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Dotty Goes to the Doctor and the Importance of Connectedness in the Alzheimer's Community

Posted Jan 03 2011 9:46pm
Let me start with a short explanation for the many of you that are new to the Alzheimer's Reading Room. My mother, Dotty, is 94 years old and suffers from Alzheimer's disease....

By Bob DeMarco
Alzheimer's Reading Room

Over the last year or so, many of our readers have gotten to know Dotty. Dotty has written articles and we do podcasts together. I frequently discuss what I am doing with Dotty and the techniques I have developed to improve both of our lives.

We are mother and son, we are also patient and caregiver.


If I don't mention how Dotty is doing for more than a week I start to receive emails asking me how she is doing. It really is wonderful. Something I could never have expected.

Last week I wrote that Dotty was sick. Since then I have received over 100 emails and more than 30 comments about her. The majority of the caregivers offer prayers and words of encouragement.

It would be impossible for me to explain in words the affect the emails and comments have on me. They certainly bring me strength in a difficult time like this.

Like most people I understood the importance of support groups long before Dotty was diagnosed. However, understanding and experience are very different. Support brings with it not only the reduction of stress, it also brings the strength to carry on. Collective strength.

Thanks to each and everyone of you.

This morning Dotty was clearly disoriented and was unable to walk. She had a fever and was very very weak.

I called the doctor's office and was told by the receptionist that our doctor -- Doctor Doctor -- was overbooked and there was no way we could get in to see her. She went on to say that we could see the on-call doctor at 2:40 PM.

I politely asked her to deliver this message to Dr. Doctor.
Please tell the doctor that Bob DeMarco called and said his mother is very sick and he wants to come over in an hour. This receptionist is new and she doesn't know us. She sorta smirked but agreed to do it.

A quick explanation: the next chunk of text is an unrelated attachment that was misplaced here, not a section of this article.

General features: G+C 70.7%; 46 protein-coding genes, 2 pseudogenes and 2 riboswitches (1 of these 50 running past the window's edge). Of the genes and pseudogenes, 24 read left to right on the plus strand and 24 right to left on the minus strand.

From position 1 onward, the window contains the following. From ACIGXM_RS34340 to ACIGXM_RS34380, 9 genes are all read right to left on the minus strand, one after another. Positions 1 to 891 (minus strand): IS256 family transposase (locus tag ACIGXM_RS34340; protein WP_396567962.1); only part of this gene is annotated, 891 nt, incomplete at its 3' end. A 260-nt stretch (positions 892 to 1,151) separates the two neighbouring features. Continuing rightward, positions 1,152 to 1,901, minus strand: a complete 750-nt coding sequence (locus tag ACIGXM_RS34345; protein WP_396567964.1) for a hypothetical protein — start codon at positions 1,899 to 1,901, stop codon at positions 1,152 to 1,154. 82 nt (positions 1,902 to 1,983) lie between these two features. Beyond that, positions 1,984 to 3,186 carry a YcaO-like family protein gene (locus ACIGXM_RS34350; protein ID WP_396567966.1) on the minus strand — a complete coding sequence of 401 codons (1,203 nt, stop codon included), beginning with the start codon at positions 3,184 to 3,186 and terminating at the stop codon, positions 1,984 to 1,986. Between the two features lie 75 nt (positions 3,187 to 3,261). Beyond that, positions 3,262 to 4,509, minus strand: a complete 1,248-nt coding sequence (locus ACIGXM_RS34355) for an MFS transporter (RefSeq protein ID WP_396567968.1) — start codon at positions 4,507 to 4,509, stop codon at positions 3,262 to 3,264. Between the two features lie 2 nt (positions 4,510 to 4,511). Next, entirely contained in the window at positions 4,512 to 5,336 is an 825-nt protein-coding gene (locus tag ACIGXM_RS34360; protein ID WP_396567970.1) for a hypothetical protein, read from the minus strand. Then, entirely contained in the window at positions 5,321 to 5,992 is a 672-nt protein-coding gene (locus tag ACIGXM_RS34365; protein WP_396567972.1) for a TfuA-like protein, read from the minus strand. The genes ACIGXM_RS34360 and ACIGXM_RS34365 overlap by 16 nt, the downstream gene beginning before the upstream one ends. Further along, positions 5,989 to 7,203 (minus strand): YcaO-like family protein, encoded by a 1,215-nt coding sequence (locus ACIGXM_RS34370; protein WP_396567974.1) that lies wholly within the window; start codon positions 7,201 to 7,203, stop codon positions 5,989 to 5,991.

Less than five minutes later I received a call and was told to come over in an hour.

Many of you know that I often harp on the importance of finding a great personal care physician. It is also important to cultivate a good relationship with the doctor. I don't mean a hi, how are you, I know who you are relationship. I mean an invested relationship. An emotional and intellectual relationship.

Our doctor is invested in the care of my mother. I cultivated this relationship. She sees and understands my commitment, this allows her to commit.

Dotty received a shot in her butt, a B 12 shot and a Z pack. Aggressive treatment. We then went down the hall and had a chest X-ray. The unofficial interpretation of the X-ray did not show pneumonia.

My marching orders from the doctor are clear -- if Dotty takes a turn for the worse, or if she does not show improvement over the next three days I am to take her to the hospital. I listened and I won't hesitate to take action.

Dotty can't walk. She is just too weak. The best word to describe her condition is listless.

This morning I did feel an enormous amount of stress. Stress that I never felt before. However, I did think of all the support I am receiving. This helped. Later in the day as I reread the emails and comments the stress flew out of my body.

We as Alzheimer's caregivers must stick together. We must find ways to connect.

The situation I am in right now only strengths my belief about the importance of building an Alzheimer's' community that is connected by the collective understanding that only a fellow caregiver can bring to the endeavor.

I'll keep you posted on how Dotty is doing.

I'll also start giving more considerable thought to the importance of connectedness in the Alzheimer's community.




Original content Bob DeMarco, the Alzheimer's Reading Room


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